If you’re working in an environment that creates stressors, it’s important to know how you can diffuse them, or even prevent them. Whether you’re working in an office or a healthcare setting, it is helpful to have different strategies about how to protect your mind and body from stress, and that’s why we’ve done some research and brought you five top tips from business psychologist Dr Sharon Melnick for relieving stress at work.
Tip #1: Act rather than react
Dr Melnick suggests that we experience stress when we feel that situations are out of our control. This activates our stress hormone and could wear down confidence, well-being, and concentration. She advises us to identify what part of the situation we can control, and what part(s) we can’t. Generally, we’re in control of our actions and responses, but not of someone else’s, so we should focus on ourselves and be our best rather than reacting to others’ behaviour that we cannot control.
Tip #2: Take a deep breath
Whether you’re feeling overwhelmed, coming out of a stressful meeting, or just had a heated moment with a colleague or patient, Dr Melnick advises that it helps to clear your head with deep breathing. All you need to do is inhale for five seconds, hold, and exhale in equal counts through the nose. She says “It’s like getting the calm and focus of a 90-minute yoga class in three minutes or less”.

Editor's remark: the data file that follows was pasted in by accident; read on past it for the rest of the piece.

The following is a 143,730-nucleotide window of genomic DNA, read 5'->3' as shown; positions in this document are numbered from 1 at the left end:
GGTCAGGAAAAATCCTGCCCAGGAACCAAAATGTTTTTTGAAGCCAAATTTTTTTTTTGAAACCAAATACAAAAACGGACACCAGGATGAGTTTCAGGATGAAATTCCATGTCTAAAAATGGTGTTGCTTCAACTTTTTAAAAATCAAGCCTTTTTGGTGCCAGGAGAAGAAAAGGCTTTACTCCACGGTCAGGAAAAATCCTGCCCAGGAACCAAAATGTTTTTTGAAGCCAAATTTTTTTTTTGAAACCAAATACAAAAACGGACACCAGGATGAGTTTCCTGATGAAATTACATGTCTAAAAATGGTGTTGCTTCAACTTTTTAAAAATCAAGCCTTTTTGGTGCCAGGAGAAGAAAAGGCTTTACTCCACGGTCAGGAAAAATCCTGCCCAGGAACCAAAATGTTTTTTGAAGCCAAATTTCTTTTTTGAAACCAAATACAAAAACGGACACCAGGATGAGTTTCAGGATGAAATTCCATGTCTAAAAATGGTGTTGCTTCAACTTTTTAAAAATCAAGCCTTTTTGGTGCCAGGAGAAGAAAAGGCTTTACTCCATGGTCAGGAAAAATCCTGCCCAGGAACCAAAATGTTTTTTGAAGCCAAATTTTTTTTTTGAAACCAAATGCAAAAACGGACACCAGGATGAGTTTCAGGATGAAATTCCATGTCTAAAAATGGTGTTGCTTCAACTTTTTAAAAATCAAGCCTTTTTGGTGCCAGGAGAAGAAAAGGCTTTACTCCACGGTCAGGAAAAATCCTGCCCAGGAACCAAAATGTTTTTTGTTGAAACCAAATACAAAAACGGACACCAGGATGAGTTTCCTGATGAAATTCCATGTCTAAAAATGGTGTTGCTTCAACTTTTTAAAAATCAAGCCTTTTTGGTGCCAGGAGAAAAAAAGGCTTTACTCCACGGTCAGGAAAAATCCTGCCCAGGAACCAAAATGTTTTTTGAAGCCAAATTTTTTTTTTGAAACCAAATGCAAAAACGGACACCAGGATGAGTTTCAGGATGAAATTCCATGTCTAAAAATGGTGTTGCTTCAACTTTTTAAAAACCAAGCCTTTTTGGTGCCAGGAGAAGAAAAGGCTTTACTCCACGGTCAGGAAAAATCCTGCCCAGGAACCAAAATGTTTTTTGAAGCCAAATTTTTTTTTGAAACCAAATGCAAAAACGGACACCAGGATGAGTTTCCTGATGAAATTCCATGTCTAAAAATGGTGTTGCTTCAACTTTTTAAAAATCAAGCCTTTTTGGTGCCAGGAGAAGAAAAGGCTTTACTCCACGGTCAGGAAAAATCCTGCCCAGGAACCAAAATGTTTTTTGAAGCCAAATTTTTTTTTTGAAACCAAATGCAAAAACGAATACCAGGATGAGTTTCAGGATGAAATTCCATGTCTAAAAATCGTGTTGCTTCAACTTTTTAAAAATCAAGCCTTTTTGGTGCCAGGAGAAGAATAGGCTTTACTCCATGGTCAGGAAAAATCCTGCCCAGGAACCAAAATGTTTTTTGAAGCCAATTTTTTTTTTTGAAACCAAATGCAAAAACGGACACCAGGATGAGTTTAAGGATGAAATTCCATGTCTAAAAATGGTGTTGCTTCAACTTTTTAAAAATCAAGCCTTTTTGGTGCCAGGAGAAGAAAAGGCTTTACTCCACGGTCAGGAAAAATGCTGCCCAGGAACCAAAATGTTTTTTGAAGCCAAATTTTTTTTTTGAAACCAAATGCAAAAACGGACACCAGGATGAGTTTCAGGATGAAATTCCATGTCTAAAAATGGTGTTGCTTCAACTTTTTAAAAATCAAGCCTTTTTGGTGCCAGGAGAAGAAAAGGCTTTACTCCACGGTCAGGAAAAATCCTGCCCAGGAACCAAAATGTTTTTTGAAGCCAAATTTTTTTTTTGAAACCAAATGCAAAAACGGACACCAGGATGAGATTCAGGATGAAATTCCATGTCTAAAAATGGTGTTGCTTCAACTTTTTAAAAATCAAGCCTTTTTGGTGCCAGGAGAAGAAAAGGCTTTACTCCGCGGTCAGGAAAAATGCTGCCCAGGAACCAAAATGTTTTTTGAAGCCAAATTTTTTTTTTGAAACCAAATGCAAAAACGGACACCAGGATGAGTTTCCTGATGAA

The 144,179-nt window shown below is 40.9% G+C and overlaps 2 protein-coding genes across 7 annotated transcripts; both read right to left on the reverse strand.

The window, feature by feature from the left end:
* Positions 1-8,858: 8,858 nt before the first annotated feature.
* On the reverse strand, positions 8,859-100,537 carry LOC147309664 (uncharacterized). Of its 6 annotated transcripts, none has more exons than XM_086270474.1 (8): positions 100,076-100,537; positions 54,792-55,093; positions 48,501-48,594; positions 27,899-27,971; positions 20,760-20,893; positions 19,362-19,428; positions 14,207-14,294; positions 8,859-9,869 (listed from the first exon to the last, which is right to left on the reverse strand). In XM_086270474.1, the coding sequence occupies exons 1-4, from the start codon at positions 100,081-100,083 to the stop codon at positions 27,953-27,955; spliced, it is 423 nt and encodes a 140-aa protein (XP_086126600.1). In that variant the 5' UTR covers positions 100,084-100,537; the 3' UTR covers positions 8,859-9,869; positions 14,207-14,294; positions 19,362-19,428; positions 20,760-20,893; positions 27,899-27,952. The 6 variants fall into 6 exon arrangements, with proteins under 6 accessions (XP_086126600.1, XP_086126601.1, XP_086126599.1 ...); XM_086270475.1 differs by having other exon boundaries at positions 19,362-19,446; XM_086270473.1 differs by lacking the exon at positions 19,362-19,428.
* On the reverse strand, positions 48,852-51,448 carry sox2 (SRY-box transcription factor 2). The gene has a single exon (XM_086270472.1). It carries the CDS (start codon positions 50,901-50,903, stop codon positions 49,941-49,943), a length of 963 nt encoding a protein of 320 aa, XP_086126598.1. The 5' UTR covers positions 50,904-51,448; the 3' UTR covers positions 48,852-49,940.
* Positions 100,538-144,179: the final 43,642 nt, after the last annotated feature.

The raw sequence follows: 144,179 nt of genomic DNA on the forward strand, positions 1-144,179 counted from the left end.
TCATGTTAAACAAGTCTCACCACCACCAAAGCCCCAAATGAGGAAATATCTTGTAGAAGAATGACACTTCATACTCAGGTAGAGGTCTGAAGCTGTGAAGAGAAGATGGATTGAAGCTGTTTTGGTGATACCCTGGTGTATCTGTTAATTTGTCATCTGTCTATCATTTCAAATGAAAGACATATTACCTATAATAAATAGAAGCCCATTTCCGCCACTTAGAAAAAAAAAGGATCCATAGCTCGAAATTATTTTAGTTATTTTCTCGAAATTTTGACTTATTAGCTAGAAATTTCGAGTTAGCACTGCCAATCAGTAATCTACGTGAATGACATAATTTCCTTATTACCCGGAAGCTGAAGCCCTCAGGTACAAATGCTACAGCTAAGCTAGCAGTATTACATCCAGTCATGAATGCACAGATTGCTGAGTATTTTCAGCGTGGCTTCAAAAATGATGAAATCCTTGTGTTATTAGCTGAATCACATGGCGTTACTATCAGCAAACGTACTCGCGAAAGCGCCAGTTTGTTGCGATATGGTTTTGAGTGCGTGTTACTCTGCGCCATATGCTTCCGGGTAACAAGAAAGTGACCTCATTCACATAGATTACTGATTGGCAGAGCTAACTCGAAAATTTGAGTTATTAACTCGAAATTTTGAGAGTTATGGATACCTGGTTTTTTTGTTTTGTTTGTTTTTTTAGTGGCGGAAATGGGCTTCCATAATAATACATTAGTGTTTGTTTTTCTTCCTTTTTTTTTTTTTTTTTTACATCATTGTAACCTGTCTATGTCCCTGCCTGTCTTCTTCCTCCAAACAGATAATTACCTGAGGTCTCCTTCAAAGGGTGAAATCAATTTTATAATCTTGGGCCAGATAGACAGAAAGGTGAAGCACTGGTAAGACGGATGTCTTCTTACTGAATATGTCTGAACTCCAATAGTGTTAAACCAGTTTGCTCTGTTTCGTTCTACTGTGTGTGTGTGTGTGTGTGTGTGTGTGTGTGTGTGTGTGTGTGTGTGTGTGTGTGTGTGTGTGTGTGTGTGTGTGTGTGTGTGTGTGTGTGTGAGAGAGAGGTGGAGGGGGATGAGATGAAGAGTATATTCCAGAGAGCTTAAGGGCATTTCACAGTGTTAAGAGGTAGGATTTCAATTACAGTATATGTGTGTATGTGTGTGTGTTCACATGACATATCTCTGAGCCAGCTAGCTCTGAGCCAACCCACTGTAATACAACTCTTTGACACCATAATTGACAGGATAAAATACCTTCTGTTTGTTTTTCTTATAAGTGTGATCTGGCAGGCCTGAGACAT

Tip #3: Schedule your day for energy and focus
Many of us have a schedule, and if you have the ability, Dr Melnick says that you should schedule regular breaks throughout the day and organize or prioritize your work accordingly. If we go through our day with the mentality that we need to push through everything, productivity goes down and stress levels rise with little energy to continue in a way that is healthy. She advises to schedule short, regular breaks for walking, stretching, or doing a breathing exercise.
Tip #4: Cool down quickly
As Dr Melnick notes, when you feel angry or frustrated, you get a heated feeling that causes you to react. Rather than immediately reacting (or overreacting), she suggests trying a “cooling breath” technique that involves breathing through your mouth (as if you’re sipping through a straw) and then breathe out normally through your nose. She says that it gives you a moment to think about your response, thereby also giving you time to cool down before reacting.
Tip #5: Regulate your blood pressure
Should you be the kind of person that begins to panic and become short of breath before an important moment (for example, before giving a presentation or tending to an emergency), Dr Melnick suggests that you try a technique that can enable you to reduce your anxiety. This can be done by positioning your thumb on the side of your middle finger and applying some pressure. This can help to almost regulate your blood pressure instantly and thereby calming you down.
There are various other ways that stress can be alleviated or prevented, but we’ve found these to be particularly useful. If you’re aware of others that may be helpful, please reach out to us!